Manitoba

Couple hopes discovery of human remains can bring closure in Sagkeeng

Human remains have been found on the Sagkeeng First Nation.

Police working to identify human jaw found in backyard

Search and rescue and RCMP vehicles on the scene in Sagkeeng First Nation Wednesday. (Austin Grabish/CBC)

A couple living on the Sagkeeng First Nation hope the discovery of a human jaw in their backyard on Monday can bring closure to someone missing a loved one.

"I'm really lost for words — like I can't describe how I really feel, just sad, hurt," Larry Wassaykeesic told CBC in an interview outside his home on Wednesday.

Wassaykeesic says he found the jaw on top of a tarp in a wooded area beside his family's home, like a backyard on the First Nation about 120 kilometres northeast of Winnipeg, while he was looking for one of his children's shoes.
Larry Wassaykeesic and Robin Fontaine found the remains while searching for their son's shoe. (Austin Grabish/CBC)

He says the woods are an area where dogs frequently play with bones, so he didn't immediately realize what he had found.

"I thought it was something else, maybe a dog's bone, a pug's jaw bone or something by the looks of it," he said.

Remains likely not historical

"Really grim for me, for my kids, 'cause my kids are always playing around barefoot or running around in the yard playing with stuff."

His partner took another look and then they realized it was a human jawbone. He says they went inside to get gloves before picking it up and brought it to the nearby police station.
The tarp is where Larry Wassaykeesic and his wife found human remains. The wooded area is beside their home and like a backyard to the couple. (Austin Grabish/CBC)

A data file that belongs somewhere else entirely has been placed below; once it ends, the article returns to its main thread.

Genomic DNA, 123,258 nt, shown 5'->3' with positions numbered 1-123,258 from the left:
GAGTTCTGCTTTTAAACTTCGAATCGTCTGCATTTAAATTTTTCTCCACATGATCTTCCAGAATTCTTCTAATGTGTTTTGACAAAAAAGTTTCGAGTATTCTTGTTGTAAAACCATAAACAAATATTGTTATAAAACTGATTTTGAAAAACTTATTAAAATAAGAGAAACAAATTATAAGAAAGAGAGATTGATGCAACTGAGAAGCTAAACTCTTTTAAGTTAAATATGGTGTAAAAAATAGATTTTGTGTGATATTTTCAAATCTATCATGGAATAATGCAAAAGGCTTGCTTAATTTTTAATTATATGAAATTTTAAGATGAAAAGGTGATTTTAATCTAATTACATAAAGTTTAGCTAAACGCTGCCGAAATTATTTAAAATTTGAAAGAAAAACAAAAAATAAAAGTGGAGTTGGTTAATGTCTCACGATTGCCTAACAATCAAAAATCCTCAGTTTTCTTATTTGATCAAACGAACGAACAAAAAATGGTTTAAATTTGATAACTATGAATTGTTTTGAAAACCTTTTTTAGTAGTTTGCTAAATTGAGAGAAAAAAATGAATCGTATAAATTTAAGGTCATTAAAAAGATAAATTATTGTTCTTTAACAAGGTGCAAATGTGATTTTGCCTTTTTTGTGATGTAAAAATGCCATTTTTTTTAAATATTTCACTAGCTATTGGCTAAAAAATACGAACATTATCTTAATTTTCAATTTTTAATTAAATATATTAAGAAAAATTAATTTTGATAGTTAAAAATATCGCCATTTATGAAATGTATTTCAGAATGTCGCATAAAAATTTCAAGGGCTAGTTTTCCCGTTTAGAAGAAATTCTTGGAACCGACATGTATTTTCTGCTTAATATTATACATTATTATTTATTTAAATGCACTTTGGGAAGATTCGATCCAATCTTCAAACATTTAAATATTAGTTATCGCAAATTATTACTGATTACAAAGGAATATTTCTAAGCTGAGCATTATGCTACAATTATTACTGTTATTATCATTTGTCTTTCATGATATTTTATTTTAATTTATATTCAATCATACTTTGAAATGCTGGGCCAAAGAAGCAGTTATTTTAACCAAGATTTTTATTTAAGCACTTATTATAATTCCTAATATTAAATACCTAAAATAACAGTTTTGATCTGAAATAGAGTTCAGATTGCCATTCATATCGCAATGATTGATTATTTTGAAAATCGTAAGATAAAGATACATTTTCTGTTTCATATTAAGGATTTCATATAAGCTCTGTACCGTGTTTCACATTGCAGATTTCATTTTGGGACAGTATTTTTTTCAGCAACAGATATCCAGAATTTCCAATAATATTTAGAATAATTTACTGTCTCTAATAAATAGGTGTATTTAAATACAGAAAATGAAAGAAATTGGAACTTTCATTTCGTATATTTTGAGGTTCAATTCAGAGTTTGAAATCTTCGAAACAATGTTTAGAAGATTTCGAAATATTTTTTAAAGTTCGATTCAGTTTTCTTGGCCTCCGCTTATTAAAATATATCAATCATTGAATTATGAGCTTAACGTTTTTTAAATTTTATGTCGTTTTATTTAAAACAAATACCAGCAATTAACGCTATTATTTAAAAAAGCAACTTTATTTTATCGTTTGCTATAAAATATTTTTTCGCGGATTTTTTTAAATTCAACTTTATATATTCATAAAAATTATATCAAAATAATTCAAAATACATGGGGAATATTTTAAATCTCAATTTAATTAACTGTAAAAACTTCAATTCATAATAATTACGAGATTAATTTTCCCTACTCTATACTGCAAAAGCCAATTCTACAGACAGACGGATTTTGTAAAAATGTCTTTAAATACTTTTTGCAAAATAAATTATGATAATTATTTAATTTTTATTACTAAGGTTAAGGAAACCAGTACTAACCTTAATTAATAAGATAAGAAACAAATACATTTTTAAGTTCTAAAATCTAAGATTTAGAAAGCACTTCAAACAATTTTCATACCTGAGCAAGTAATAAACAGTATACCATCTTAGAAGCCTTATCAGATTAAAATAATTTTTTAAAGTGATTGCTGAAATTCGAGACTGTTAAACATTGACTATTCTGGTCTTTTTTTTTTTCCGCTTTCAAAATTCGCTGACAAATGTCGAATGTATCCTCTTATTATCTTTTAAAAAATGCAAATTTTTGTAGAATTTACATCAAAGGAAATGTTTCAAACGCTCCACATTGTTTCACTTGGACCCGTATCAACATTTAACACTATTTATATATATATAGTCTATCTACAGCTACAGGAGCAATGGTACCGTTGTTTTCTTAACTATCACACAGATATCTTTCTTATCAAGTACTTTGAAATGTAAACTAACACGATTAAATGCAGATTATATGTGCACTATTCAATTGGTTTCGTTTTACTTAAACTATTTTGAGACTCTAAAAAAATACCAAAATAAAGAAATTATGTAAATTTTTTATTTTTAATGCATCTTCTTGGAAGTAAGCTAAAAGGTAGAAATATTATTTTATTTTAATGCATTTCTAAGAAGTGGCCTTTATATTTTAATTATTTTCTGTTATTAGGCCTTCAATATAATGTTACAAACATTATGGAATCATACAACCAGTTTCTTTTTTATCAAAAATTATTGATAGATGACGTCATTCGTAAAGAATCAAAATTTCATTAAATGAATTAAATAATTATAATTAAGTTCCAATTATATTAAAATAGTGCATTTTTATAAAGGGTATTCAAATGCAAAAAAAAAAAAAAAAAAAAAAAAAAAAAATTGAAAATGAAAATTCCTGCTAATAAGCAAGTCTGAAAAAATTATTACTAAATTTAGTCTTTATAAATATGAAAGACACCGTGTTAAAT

The remains have not yet been identified, an RCMP spokesperson said, adding they are not believed to be "historical."

Several RCMP officers including members of the force's forensic team continued to scour the woods and bush next door to Wassaykeesic's home off Highway 11 on Wednesday afternoon.

They worked in a ditch as people living in homes next door went to and from their properties.

Sagkeeng First Nation Chief Derrick Henderson says there are people from the community still missing, and because of that Wassaykeesic's wife, Robin Fontaine, hopes the discovery could lead to closure: "Hopefully it'll bring at least some peace to a family."

The Office of Chief Medical Examiner is working with RCMP to identify the remains.

The person has not been identified, an RCMP spokesperson said, adding the remains are not believed to be "historical." 1:22

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Corrections

  • A previous version of this story said a body had been found. Rather than a complete body, what was found was a human jaw.
    Jul 25, 2018 4:15 PM CT

About the Author

​Austin Grabish started reporting when he was young, landing his first byline when he was just 18. He joined CBC in 2016 after freelancing for several outlets. ​​In 2018, he was part of a team of CBC journalists who won the Ron Laidlaw Award for the corporation's extensive digital coverage on asylum seekers crossing into Canada. Email: austin.grabish@cbc.ca